Femke Bol closes out worlds with perfect moment of redemption
Alexis Holmes and Femke Bol will forever be linked by the 2023 world championships. On the first night of the meet, Holmes played the role of the hero for the U.S. In the mixed 4x400m relay, she ran down Bol, who fell to the track, which led to a DQ for the Netherlands. But on the final two days of the meet, their fortunes reversed.
Holmes was supposed to run in the final of the 4x400m relay, but at the last minute, she subbed in for another runner in the heats, on the anchor leg. Quanera Hayes and Holmes botched their handoff, and because Holmes didn’t get the baton within the exchange zone, the U.S. was DQed and didn’t get to run Sunday’s final. You can watch what happened, and the post-race interview with Lewis Johnson, here. (Holmes said it was tough to process it all immediately after the race, on live TV, but she later shared more thoughts here.)
It’s impossible to say how the U.S. would have fared in the final, but their DQ guaranteed there would be a new champion. And fittingly, Bol took advantage and closed out the meet with a nice moment of redemption. She entered the homestretch in third place, pretty far back, but timed her finish perfectly. She nipped Jamaica’s Stacey Ann Williams at the finish line, and the Netherlands won its first world title in the 4x400m in 3:20.72. (Race replay | Results)
Thanks to New Balance for sponsoring Fast Women this month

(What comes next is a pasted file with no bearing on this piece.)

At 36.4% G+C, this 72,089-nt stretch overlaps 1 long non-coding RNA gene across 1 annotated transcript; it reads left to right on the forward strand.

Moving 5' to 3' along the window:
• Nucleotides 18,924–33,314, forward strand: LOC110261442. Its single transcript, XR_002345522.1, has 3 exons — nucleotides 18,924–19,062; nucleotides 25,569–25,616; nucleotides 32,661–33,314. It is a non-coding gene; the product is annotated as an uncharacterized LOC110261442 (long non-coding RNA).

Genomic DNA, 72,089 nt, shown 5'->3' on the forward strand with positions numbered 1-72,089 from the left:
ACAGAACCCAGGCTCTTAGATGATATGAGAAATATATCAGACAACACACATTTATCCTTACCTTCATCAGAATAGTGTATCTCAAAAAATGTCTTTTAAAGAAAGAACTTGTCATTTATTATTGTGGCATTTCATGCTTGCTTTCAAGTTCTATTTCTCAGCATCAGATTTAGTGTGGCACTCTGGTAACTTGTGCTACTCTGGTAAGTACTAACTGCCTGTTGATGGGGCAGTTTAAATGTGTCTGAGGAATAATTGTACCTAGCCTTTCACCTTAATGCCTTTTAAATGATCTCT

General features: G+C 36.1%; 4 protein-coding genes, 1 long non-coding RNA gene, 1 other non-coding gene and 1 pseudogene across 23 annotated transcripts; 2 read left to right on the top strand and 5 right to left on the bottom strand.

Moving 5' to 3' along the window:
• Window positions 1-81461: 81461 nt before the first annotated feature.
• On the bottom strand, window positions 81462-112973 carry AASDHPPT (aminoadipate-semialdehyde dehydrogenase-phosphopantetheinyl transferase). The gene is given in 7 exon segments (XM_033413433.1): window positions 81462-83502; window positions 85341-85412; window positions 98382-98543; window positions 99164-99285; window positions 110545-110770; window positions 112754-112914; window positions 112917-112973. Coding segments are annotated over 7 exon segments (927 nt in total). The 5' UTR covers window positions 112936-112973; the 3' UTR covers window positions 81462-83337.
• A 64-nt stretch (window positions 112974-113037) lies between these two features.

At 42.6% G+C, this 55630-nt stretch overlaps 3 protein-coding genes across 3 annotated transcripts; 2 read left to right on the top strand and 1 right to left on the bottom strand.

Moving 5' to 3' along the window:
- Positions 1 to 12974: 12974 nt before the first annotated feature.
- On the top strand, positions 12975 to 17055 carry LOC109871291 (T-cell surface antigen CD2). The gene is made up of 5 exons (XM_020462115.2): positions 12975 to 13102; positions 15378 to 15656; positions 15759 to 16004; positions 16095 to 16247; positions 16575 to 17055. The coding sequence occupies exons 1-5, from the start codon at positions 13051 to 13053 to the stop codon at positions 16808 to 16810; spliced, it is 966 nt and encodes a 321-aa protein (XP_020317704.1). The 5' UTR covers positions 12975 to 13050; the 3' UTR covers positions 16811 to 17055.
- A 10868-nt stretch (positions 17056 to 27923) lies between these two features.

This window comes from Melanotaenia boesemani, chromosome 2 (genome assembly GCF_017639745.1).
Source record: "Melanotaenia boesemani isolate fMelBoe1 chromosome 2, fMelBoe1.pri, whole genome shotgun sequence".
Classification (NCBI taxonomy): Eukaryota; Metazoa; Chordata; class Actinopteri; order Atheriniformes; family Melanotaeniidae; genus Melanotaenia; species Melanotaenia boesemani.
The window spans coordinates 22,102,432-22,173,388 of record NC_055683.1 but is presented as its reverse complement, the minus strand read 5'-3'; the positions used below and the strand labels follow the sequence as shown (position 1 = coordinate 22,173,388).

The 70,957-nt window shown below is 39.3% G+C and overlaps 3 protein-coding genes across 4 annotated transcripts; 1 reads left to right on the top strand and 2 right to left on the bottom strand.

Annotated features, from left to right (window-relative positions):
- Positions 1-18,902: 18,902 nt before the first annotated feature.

I’ve enjoyed watching some of the women sponsored by New Balance compete at worlds this week. When running for their country, they don’t get to choose the sponsor logo on their uniforms, but they do get to choose their shoes. Femke Bol (400mH gold, 4x400 gold), Gabby Thomas (200m silver, 4x100m gold), and Natalia Kaczmarek (400m silver) are among those who won medals at worlds wearing New Balance spikes.
Faith Kipyegon is first woman to win the 1500m/5000m double at worlds
Much like the 1500m, most of the field was still together with one lap remaining in the 5,000m. And exactly like the 1500m, Kenya’s Faith Kipyegon outran them all. In the 1500m, she closed with a 56.63 final lap. This time, she went a tad faster, running 56.59. Kipyegon crossed the line in 14:53.88. I was impressed by Sifan Hassan of the Netherlands staying as close as she did; she took second in 14:54.11. And Beatrice Chebet of Kenya earned bronze (14:54.33).
The race didn’t really pick up until about 250m to go, and it was impressive how much distance the medalists put on the field between there and the finish. Last year’s winner in this event, Gudaf Tsegay, who won the 10,000m earlier in the meet, was still in it with 250m remaining, but she faded badly and finished 13th in 15:01.13.
No American woman has ever finished higher than sixth in the world championships 5,000m, and that streak remained intact as Elise Cranny, who looked more like herself than she did in the 10,000m, finished ninth (14:59.22) and Alicia Monson took 14th (15:04.08). The duo did an interesting post-race interview where they did some thinking out loud about what it’s going to take to compete with the world’s best.
Latvia’s Agate Caune, who got attention for her gutsy frontrunning in the prelims, withdrew in advance of the race. “Unfortunately, in the last few days I felt pain in my pelvis and therefore I will not start for health reasons,” the 19-year-old wrote on Instagram. I’m glad she, and those around her, are putting her health first, especially because she has a potentially long career ahead of her. (Race highlights | Results)